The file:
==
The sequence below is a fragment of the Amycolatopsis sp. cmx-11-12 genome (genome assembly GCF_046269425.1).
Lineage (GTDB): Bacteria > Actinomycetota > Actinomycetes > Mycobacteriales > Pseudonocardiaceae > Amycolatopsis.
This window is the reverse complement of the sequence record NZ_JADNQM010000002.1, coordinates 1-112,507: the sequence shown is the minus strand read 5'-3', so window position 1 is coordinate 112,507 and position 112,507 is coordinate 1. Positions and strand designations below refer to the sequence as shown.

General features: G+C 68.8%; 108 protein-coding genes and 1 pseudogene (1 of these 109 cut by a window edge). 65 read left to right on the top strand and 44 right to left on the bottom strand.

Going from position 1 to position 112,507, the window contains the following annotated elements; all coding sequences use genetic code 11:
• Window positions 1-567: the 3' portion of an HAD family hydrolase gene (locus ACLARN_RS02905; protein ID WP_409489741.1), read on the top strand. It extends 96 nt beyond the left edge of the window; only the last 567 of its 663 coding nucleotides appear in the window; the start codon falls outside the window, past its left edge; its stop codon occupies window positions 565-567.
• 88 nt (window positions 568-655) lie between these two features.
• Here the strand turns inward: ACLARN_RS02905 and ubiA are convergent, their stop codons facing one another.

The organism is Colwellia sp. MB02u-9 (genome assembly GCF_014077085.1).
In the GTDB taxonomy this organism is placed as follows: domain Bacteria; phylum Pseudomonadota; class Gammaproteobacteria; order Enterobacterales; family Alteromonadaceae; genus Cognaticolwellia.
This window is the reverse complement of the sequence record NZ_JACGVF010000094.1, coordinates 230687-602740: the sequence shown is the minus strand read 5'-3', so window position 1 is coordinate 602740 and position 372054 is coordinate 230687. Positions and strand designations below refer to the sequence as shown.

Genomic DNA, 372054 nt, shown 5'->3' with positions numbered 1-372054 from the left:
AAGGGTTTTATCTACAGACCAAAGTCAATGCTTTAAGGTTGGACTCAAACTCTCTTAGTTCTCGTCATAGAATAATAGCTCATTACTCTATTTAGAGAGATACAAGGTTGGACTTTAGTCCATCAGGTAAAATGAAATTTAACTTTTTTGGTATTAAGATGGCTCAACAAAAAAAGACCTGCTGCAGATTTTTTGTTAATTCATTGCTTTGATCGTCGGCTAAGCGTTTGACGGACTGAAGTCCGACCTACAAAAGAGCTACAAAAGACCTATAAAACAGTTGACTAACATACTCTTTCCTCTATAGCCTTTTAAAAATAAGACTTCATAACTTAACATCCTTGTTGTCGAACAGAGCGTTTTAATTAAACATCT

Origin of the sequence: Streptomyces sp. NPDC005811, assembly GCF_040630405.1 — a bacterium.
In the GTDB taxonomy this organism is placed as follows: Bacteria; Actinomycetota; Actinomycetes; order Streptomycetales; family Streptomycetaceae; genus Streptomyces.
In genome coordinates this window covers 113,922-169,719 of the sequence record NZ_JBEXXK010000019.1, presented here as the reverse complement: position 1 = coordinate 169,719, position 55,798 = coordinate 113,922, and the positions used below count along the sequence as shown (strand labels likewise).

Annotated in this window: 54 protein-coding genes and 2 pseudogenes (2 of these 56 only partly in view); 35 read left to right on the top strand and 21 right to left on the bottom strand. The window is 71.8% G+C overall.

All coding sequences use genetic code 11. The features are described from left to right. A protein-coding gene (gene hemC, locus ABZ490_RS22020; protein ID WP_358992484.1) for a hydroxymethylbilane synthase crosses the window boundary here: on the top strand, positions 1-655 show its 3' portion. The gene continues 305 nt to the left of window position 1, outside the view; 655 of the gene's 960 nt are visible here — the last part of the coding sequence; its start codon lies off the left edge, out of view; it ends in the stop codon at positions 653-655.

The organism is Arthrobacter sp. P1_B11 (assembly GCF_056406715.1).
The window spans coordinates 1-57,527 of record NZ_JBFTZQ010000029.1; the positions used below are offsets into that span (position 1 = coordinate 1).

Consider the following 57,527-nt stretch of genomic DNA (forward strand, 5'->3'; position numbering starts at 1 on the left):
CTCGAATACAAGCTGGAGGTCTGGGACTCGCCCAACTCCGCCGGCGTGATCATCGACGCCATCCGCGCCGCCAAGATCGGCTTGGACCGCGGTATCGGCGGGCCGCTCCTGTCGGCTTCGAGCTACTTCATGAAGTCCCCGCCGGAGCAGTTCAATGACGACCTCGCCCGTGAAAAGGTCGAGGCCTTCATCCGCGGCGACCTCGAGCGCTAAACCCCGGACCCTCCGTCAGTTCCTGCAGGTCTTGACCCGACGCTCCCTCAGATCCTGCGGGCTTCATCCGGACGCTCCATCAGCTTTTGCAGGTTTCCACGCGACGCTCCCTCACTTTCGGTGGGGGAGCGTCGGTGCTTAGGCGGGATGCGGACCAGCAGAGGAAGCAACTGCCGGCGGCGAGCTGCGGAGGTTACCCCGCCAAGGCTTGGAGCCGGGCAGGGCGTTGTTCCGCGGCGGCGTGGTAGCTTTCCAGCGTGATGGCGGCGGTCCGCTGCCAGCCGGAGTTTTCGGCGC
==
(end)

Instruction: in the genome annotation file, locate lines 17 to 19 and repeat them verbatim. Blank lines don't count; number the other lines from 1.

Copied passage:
Annotated in this window: 54 protein-coding genes and 2 pseudogenes (2 of these 56 only partly in view); 35 read left to right on the top strand and 21 right to left on the bottom strand. The window is 71.8% G+C overall.

All coding sequences use genetic code 11. The features are described from left to right. A protein-coding gene (gene hemC, locus ABZ490_RS22020; protein ID WP_358992484.1) for a hydroxymethylbilane synthase crosses the window boundary here: on the top strand, positions 1-655 show its 3' portion. The gene continues 305 nt to the left of window position 1, outside the view; 655 of the gene's 960 nt are visible here — the last part of the coding sequence; its start codon lies off the left edge, out of view; it ends in the stop codon at positions 653-655.

The organism is Arthrobacter sp. P1_B11 (assembly GCF_056406715.1).